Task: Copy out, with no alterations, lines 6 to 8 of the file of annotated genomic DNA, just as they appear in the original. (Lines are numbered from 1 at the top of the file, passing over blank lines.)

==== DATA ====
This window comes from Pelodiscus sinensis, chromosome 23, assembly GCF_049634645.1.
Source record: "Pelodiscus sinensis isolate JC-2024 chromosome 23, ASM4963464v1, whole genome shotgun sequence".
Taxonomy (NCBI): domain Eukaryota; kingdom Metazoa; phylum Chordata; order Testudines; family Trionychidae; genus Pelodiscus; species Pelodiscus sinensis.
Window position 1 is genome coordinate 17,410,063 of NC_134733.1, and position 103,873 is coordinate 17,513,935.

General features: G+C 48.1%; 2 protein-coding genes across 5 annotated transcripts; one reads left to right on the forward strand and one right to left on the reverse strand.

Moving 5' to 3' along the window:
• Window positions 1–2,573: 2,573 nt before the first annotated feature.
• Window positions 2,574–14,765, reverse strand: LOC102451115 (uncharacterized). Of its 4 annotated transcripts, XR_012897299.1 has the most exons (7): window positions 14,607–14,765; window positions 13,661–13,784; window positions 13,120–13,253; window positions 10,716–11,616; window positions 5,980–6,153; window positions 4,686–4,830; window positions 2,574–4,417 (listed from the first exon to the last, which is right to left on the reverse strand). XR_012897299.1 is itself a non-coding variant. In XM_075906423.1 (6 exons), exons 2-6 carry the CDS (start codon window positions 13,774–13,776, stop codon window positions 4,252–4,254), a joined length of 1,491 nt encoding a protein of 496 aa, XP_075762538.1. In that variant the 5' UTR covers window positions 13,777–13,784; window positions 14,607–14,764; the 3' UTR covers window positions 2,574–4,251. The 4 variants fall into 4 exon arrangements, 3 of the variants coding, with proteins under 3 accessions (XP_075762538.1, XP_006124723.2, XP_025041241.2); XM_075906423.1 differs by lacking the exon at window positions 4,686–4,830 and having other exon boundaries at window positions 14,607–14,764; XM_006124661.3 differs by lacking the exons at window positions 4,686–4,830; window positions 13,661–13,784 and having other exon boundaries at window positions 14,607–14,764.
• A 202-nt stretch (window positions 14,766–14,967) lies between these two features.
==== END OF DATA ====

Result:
Moving 5' to 3' along the window:
• Window positions 1–2,573: 2,573 nt before the first annotated feature.
• Window positions 2,574–14,765, reverse strand: LOC102451115 (uncharacterized). Of its 4 annotated transcripts, XR_012897299.1 has the most exons (7): window positions 14,607–14,765; window positions 13,661–13,784; window positions 13,120–13,253; window positions 10,716–11,616; window positions 5,980–6,153; window positions 4,686–4,830; window positions 2,574–4,417 (listed from the first exon to the last, which is right to left on the reverse strand). XR_012897299.1 is itself a non-coding variant. In XM_075906423.1 (6 exons), exons 2-6 carry the CDS (start codon window positions 13,774–13,776, stop codon window positions 4,252–4,254), a joined length of 1,491 nt encoding a protein of 496 aa, XP_075762538.1. In that variant the 5' UTR covers window positions 13,777–13,784; window positions 14,607–14,764; the 3' UTR covers window positions 2,574–4,251. The 4 variants fall into 4 exon arrangements, 3 of the variants coding, with proteins under 3 accessions (XP_075762538.1, XP_006124723.2, XP_025041241.2); XM_075906423.1 differs by lacking the exon at window positions 4,686–4,830 and having other exon boundaries at window positions 14,607–14,764; XM_006124661.3 differs by lacking the exons at window positions 4,686–4,830; window positions 13,661–13,784 and having other exon boundaries at window positions 14,607–14,764.